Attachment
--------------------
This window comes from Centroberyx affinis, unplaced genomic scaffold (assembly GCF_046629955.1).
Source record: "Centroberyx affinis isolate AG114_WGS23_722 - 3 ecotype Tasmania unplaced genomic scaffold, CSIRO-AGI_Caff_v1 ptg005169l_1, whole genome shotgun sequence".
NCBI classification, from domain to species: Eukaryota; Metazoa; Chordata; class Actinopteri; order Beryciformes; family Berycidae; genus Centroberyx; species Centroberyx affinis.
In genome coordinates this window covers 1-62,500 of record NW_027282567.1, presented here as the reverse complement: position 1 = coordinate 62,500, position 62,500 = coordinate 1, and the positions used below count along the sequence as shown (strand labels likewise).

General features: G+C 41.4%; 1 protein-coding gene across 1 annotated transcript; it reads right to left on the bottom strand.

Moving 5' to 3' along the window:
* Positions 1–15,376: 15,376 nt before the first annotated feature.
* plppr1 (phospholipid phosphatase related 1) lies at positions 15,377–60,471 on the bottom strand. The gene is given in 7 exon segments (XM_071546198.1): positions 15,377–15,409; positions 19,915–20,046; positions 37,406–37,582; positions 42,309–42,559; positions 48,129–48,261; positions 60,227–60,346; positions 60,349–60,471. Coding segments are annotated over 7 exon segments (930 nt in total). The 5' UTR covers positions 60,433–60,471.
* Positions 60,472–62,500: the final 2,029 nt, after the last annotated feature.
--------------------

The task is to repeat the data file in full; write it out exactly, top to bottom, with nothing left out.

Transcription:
This window comes from Centroberyx affinis, unplaced genomic scaffold (assembly GCF_046629955.1).
Source record: "Centroberyx affinis isolate AG114_WGS23_722 - 3 ecotype Tasmania unplaced genomic scaffold, CSIRO-AGI_Caff_v1 ptg005169l_1, whole genome shotgun sequence".
NCBI classification, from domain to species: Eukaryota; Metazoa; Chordata; class Actinopteri; order Beryciformes; family Berycidae; genus Centroberyx; species Centroberyx affinis.
In genome coordinates this window covers 1-62,500 of record NW_027282567.1, presented here as the reverse complement: position 1 = coordinate 62,500, position 62,500 = coordinate 1, and the positions used below count along the sequence as shown (strand labels likewise).

General features: G+C 41.4%; 1 protein-coding gene across 1 annotated transcript; it reads right to left on the bottom strand.

Moving 5' to 3' along the window:
* Positions 1–15,376: 15,376 nt before the first annotated feature.
* plppr1 (phospholipid phosphatase related 1) lies at positions 15,377–60,471 on the bottom strand. The gene is given in 7 exon segments (XM_071546198.1): positions 15,377–15,409; positions 19,915–20,046; positions 37,406–37,582; positions 42,309–42,559; positions 48,129–48,261; positions 60,227–60,346; positions 60,349–60,471. Coding segments are annotated over 7 exon segments (930 nt in total). The 5' UTR covers positions 60,433–60,471.
* Positions 60,472–62,500: the final 2,029 nt, after the last annotated feature.